Between jobs, I bartended at the Red Onion Tavern and The Attic in the ‘70s, which were popular options in Madison Park for the after-work bunch. The various groups always brightened the day with humor and laughter.
Soon, Mayor Ed Murray’s Housing Affordability and Livability Advisory (HALA) Committee will issue its oft-delayed recommendations on how to “chart a course for the next 10 years to ensure the development and preservation of a diversity of housing for people across the income spectrum” in Seattle.
Seattle can’t be everything to everyone, as many who
can’t afford to live in the city are quickly learning. But that hasn’t
stopped the city from considering whether to be one of the few U.S.
municipalities to have a broadband utility.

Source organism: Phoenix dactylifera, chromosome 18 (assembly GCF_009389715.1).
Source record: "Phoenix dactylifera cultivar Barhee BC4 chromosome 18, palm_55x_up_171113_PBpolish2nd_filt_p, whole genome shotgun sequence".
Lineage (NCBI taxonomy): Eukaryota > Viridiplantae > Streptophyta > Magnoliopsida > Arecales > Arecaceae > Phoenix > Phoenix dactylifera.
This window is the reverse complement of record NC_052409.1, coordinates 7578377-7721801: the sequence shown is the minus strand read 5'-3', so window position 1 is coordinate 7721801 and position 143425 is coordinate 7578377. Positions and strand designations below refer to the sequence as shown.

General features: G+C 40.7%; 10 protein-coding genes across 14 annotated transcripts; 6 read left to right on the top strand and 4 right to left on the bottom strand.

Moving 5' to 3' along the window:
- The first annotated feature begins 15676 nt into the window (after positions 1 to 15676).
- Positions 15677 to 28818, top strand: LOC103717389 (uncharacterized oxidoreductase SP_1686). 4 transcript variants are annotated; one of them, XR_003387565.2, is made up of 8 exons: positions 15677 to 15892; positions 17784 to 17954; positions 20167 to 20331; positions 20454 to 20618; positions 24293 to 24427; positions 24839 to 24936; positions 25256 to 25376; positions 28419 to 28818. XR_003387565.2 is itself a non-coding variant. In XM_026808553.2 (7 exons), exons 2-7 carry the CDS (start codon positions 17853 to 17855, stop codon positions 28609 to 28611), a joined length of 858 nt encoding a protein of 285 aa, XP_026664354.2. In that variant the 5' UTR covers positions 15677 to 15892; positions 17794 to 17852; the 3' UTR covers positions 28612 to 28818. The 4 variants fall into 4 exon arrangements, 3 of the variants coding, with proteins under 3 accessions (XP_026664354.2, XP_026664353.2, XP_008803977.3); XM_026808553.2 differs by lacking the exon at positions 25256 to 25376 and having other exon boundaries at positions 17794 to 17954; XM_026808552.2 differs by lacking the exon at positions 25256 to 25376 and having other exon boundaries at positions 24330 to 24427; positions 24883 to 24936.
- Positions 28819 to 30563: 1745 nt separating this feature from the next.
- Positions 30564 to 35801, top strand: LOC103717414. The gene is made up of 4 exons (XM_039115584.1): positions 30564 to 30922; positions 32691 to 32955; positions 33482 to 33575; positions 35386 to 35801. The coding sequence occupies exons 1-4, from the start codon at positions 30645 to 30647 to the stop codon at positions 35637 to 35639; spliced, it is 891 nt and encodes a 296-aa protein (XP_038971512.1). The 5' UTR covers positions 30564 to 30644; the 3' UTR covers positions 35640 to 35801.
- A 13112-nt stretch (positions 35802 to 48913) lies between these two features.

Mayor Ed Murray, a former state legislator who represented
Seattle’s 43rd District since October 1995, has left the slow pace of
Olympia’s Capitol far behind and is remaking Seattle to his utopic
vision as quickly as he can.
The recent column “But It’s for the Kids,” by Geov
Parrish, is rife with inaccuracies and misleading statements about the
content and intent of the Seattle Preschool Program.
A recent study from the Seattle University School of Law
found that by making homelessness a crime, cities are actually costing
“No major findings stand in the way of arena
construction,” Mayor Ed Murray said of the Final Environmental Impact
Statement recently released for the project — except for one glaring
omission: public funding.
When news went through school of a movie coming to the
Orpheum Theatre, we counted the days. Back in the 1940s, a black-and-white movie filled us with
anticipation and drowned out any negativity about world events.